• The routine for directory listing is called CATALOG (shades of Apple DOS, and Heath's HDOS); for deleting, the routine is ERASE (shades of CP/M).

    Early, abandoned steps toward UNIX: MS-DOS 2.2 supported the SWITCHAR variable in config.sys; if set to anything but "/", the directory separator would be slash -- just like Xenix and UNIX; if set to "-" you would type "DIR -W C:/foo/bar" for a wide listing of what generally would be called C:\FOO\BAR

  • by Tablizer (95088) on Tuesday March 25, 2014 @04:48PM (#46577549) Homepage Journal

    12700 REM see, 640k is enuf 4 me - BG

  • As far as I am aware, DOS v3.x source code is out in the open and can be easily be found with a google search...
  • Possibly shows how little I know of Windows development, but I was surprised to find *.sed files and a grep.exe file in the Word for Windows source. Is it possible that MS employed people... hairy people... with beards.... who had worked with *nix?
  • The whole thing is in assembly.

    When it comes to assembly, what exactly is the difference between "source code" and the binary? Better comments and variable names?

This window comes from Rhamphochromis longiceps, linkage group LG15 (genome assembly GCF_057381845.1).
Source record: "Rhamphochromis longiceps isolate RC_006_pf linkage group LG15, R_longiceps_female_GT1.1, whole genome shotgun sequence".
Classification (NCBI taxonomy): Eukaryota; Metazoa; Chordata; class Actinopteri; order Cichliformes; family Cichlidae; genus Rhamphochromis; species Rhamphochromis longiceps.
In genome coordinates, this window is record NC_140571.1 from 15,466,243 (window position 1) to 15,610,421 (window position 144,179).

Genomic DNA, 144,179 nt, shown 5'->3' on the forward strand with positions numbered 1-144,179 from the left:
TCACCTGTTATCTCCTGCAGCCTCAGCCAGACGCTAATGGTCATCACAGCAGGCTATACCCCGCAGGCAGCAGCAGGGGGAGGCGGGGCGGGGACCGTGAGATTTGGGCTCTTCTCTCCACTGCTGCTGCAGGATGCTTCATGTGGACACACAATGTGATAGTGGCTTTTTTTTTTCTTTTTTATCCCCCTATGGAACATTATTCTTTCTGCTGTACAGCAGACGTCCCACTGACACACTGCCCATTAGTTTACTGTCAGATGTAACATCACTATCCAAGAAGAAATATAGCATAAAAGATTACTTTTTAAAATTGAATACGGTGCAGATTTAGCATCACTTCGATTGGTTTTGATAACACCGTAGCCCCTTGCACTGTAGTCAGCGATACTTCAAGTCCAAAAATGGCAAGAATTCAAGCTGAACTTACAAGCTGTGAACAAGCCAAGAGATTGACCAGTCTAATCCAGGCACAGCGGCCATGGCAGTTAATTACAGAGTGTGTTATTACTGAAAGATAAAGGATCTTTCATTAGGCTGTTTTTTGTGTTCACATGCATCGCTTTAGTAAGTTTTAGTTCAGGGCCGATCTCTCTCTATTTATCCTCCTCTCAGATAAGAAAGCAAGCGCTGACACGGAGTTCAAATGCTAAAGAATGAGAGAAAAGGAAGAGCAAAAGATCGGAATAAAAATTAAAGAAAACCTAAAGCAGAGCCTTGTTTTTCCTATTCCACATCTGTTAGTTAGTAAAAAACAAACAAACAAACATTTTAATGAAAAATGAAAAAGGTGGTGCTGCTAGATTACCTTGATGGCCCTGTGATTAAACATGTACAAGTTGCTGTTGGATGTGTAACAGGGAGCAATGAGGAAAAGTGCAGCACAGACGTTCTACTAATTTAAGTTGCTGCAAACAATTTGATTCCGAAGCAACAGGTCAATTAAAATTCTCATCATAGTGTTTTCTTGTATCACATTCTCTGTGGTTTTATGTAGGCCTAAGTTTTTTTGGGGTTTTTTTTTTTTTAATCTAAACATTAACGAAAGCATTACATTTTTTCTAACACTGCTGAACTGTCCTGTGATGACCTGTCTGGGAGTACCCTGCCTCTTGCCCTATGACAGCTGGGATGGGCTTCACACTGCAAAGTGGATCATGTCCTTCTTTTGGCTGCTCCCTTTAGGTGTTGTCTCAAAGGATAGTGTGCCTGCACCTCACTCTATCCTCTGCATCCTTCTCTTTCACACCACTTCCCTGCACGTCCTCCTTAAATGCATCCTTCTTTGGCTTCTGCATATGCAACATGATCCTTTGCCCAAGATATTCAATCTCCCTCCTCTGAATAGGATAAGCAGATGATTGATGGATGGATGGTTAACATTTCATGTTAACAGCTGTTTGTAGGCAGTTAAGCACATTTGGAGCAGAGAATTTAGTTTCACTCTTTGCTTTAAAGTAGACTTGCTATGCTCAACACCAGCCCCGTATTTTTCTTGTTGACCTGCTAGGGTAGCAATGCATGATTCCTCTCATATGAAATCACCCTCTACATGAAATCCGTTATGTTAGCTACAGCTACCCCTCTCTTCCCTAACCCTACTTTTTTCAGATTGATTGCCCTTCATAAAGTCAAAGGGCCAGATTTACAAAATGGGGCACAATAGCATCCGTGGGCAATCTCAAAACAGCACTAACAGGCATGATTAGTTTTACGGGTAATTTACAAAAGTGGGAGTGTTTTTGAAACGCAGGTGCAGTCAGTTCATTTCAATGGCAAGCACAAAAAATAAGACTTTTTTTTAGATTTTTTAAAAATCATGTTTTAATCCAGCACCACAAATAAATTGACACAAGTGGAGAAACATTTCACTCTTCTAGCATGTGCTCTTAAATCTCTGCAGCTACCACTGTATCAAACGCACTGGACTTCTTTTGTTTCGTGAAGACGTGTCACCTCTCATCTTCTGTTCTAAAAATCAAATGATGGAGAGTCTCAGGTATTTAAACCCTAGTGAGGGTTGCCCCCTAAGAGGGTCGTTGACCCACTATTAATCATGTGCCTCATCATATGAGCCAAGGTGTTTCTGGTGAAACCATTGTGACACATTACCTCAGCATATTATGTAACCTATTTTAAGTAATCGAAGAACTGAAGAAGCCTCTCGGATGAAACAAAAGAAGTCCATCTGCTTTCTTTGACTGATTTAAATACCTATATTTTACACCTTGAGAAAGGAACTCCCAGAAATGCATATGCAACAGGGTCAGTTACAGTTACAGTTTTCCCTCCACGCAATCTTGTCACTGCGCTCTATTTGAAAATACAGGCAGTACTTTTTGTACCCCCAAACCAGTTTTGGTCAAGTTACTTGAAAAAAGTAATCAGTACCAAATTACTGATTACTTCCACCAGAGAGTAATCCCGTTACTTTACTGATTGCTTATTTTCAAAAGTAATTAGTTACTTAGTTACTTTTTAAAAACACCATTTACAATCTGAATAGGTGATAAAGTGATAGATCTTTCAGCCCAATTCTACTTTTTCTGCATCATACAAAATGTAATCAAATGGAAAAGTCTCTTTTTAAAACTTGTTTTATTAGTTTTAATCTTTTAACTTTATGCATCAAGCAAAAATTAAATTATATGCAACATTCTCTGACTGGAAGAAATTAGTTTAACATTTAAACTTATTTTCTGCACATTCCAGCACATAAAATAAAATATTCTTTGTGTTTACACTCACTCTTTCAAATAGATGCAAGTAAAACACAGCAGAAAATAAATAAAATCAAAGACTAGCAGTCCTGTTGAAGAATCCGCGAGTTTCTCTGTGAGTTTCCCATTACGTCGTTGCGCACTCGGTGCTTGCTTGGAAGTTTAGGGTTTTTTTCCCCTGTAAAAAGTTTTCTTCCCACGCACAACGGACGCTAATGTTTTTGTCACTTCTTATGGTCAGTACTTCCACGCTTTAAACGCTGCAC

• Greatly reduced occurrences of data being disassembled as code and vice versa. Or code being disassembled into meaningless rubbish due to wrong starting offset. .EXE is no ELF binary or java class file.

  • It's end of life anyway... Microsoft should be happy to publish all that code too, right?

  • by iamacat (583406) on Wednesday March 26, 2014 @12:27AM (#46581411)

    I wish more companies would do this, and sooner too. Would your ten year old code really be a serious competition to your current efforts? It can however be priceless for learning, or even support for hobbyists who like tinkering with old gadgets.

    Lets thank Microsoft for doing the right thing and hope its a sign of good things to come from their new leadership. Apple, Novell and Sun - please take notice.

  • This is great news for open source fans like myself! I can finally upgrade from CP/M!